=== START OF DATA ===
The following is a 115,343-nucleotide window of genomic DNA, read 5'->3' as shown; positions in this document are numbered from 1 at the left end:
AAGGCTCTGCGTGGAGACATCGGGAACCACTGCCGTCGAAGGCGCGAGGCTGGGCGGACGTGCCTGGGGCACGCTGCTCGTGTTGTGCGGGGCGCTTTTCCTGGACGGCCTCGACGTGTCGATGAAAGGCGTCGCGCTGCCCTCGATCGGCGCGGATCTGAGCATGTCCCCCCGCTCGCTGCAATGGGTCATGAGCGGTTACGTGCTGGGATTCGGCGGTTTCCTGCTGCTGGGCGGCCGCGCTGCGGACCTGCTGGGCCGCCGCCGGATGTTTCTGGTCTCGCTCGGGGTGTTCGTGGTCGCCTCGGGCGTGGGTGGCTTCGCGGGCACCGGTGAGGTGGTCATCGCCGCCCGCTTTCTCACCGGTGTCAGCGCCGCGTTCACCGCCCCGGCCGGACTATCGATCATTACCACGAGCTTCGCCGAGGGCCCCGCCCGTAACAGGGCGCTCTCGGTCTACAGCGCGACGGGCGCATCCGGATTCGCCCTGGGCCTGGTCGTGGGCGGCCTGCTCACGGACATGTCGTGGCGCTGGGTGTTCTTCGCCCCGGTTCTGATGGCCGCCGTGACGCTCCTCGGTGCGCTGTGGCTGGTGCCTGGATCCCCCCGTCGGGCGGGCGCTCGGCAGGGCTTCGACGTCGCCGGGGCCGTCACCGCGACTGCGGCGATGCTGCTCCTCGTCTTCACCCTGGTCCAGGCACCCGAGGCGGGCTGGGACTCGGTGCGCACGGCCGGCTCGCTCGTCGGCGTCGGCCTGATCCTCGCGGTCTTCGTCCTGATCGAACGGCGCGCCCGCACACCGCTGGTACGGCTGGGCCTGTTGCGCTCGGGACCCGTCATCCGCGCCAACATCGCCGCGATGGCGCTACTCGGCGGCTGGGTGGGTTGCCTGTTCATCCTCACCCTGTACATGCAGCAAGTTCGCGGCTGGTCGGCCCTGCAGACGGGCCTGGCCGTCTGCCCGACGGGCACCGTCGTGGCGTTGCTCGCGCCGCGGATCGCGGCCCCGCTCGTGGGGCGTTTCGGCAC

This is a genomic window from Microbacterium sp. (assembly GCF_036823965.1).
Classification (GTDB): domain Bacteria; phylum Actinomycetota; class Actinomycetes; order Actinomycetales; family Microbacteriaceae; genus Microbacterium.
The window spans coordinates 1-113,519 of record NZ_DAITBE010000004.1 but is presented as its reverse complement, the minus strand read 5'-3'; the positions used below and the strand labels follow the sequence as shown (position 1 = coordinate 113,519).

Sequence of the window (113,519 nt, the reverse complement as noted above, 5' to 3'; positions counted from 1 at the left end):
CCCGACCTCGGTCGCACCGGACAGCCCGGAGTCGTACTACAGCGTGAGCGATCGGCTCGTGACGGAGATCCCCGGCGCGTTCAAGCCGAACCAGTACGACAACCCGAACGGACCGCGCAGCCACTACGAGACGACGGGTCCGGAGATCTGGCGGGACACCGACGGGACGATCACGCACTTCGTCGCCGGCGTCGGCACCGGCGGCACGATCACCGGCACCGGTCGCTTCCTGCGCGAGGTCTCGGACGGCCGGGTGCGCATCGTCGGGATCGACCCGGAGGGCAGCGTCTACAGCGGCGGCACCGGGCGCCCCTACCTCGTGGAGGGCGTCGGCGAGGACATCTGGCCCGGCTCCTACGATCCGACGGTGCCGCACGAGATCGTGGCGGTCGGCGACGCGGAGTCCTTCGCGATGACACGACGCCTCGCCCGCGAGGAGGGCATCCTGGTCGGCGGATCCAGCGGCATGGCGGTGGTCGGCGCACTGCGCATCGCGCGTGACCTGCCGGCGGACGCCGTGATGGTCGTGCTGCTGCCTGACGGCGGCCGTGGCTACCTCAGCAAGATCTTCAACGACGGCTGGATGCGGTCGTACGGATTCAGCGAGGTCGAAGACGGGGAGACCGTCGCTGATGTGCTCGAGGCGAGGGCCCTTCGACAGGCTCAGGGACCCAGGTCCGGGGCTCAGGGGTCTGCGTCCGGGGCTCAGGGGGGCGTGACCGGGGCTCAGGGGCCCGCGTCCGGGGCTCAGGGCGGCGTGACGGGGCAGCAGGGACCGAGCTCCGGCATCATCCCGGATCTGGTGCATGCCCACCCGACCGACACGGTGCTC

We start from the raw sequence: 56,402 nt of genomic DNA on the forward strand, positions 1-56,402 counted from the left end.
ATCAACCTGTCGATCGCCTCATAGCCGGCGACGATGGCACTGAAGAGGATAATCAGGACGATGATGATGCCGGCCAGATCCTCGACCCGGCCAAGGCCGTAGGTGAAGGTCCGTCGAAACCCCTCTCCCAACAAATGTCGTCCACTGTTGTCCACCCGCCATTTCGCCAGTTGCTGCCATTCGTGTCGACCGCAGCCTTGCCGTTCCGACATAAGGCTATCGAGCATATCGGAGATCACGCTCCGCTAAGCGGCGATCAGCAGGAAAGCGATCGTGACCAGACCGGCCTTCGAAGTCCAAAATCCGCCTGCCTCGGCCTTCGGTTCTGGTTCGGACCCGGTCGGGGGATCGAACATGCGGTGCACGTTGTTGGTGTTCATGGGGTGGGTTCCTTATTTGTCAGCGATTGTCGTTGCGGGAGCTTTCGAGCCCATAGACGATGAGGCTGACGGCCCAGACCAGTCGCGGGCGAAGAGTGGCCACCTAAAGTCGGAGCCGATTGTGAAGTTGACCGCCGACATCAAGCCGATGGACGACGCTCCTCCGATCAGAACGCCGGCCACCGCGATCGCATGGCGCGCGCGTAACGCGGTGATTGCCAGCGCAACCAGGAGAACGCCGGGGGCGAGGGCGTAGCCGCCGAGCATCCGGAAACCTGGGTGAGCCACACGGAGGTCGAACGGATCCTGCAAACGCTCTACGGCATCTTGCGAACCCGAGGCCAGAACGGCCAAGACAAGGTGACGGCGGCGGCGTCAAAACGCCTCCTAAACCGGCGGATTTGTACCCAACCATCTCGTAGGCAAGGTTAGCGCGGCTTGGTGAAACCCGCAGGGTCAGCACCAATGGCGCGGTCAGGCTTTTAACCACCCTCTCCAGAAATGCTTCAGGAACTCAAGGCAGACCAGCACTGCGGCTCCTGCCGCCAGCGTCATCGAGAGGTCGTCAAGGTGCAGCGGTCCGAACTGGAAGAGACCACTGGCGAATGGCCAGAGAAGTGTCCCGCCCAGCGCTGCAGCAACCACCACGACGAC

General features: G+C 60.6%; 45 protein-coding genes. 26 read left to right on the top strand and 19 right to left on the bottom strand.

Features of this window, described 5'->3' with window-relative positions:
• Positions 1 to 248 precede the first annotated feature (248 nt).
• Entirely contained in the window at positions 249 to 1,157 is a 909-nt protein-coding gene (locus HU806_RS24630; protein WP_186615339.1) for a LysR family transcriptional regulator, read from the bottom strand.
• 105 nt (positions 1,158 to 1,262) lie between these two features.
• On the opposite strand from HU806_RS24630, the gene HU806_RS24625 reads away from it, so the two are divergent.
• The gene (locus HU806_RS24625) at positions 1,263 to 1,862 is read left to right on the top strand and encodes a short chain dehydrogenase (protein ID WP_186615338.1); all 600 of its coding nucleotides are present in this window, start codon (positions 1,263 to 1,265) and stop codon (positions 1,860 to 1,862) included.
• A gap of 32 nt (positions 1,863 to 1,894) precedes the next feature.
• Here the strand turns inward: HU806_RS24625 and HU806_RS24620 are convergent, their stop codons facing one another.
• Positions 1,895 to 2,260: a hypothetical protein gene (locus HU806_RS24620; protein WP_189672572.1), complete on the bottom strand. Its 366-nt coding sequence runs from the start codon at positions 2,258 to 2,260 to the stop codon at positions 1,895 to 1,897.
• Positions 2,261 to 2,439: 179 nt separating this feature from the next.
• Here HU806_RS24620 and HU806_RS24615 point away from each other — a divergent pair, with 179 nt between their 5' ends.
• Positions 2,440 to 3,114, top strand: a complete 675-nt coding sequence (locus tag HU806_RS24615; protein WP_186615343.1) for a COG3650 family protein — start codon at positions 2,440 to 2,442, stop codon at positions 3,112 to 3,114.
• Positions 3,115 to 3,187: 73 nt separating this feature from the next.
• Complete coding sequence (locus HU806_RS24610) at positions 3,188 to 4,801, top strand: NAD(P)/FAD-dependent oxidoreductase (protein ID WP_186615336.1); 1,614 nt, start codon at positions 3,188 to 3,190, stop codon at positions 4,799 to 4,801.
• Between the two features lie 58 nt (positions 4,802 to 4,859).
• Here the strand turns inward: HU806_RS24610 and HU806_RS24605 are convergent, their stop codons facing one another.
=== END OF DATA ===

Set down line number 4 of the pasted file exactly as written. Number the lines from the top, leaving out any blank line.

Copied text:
Classification (GTDB): domain Bacteria; phylum Actinomycetota; class Actinomycetes; order Actinomycetales; family Microbacteriaceae; genus Microbacterium.